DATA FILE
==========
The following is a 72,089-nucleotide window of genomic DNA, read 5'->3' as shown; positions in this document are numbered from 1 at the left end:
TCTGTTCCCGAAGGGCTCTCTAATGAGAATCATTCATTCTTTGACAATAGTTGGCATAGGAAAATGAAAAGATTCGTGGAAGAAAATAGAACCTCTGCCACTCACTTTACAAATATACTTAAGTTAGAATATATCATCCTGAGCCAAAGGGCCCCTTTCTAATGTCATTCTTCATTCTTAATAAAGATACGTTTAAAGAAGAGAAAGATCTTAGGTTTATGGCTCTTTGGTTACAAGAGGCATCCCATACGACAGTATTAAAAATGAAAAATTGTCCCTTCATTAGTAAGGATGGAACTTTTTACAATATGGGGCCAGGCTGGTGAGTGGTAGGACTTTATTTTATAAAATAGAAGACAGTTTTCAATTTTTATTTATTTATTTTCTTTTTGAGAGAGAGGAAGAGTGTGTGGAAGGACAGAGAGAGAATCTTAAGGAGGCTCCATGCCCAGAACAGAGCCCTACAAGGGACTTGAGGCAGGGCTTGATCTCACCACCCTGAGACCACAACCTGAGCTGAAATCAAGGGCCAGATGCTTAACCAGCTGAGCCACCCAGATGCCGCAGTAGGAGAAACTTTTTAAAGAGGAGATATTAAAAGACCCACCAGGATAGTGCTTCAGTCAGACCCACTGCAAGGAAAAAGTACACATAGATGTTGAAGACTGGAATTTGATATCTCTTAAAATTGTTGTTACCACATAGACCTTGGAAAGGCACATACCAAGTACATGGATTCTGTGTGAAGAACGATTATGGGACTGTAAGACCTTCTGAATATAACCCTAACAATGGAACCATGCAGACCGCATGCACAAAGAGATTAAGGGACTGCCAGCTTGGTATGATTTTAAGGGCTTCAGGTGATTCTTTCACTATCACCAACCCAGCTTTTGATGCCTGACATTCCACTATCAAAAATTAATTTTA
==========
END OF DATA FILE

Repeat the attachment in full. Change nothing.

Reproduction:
The following is a 72,089-nucleotide window of genomic DNA, read 5'->3' as shown; positions in this document are numbered from 1 at the left end:
TCTGTTCCCGAAGGGCTCTCTAATGAGAATCATTCATTCTTTGACAATAGTTGGCATAGGAAAATGAAAAGATTCGTGGAAGAAAATAGAACCTCTGCCACTCACTTTACAAATATACTTAAGTTAGAATATATCATCCTGAGCCAAAGGGCCCCTTTCTAATGTCATTCTTCATTCTTAATAAAGATACGTTTAAAGAAGAGAAAGATCTTAGGTTTATGGCTCTTTGGTTACAAGAGGCATCCCATACGACAGTATTAAAAATGAAAAATTGTCCCTTCATTAGTAAGGATGGAACTTTTTACAATATGGGGCCAGGCTGGTGAGTGGTAGGACTTTATTTTATAAAATAGAAGACAGTTTTCAATTTTTATTTATTTATTTTCTTTTTGAGAGAGAGGAAGAGTGTGTGGAAGGACAGAGAGAGAATCTTAAGGAGGCTCCATGCCCAGAACAGAGCCCTACAAGGGACTTGAGGCAGGGCTTGATCTCACCACCCTGAGACCACAACCTGAGCTGAAATCAAGGGCCAGATGCTTAACCAGCTGAGCCACCCAGATGCCGCAGTAGGAGAAACTTTTTAAAGAGGAGATATTAAAAGACCCACCAGGATAGTGCTTCAGTCAGACCCACTGCAAGGAAAAAGTACACATAGATGTTGAAGACTGGAATTTGATATCTCTTAAAATTGTTGTTACCACATAGACCTTGGAAAGGCACATACCAAGTACATGGATTCTGTGTGAAGAACGATTATGGGACTGTAAGACCTTCTGAATATAACCCTAACAATGGAACCATGCAGACCGCATGCACAAAGAGATTAAGGGACTGCCAGCTTGGTATGATTTTAAGGGCTTCAGGTGATTCTTTCACTATCACCAACCCAGCTTTTGATGCCTGACATTCCACTATCAAAAATTAATTTTA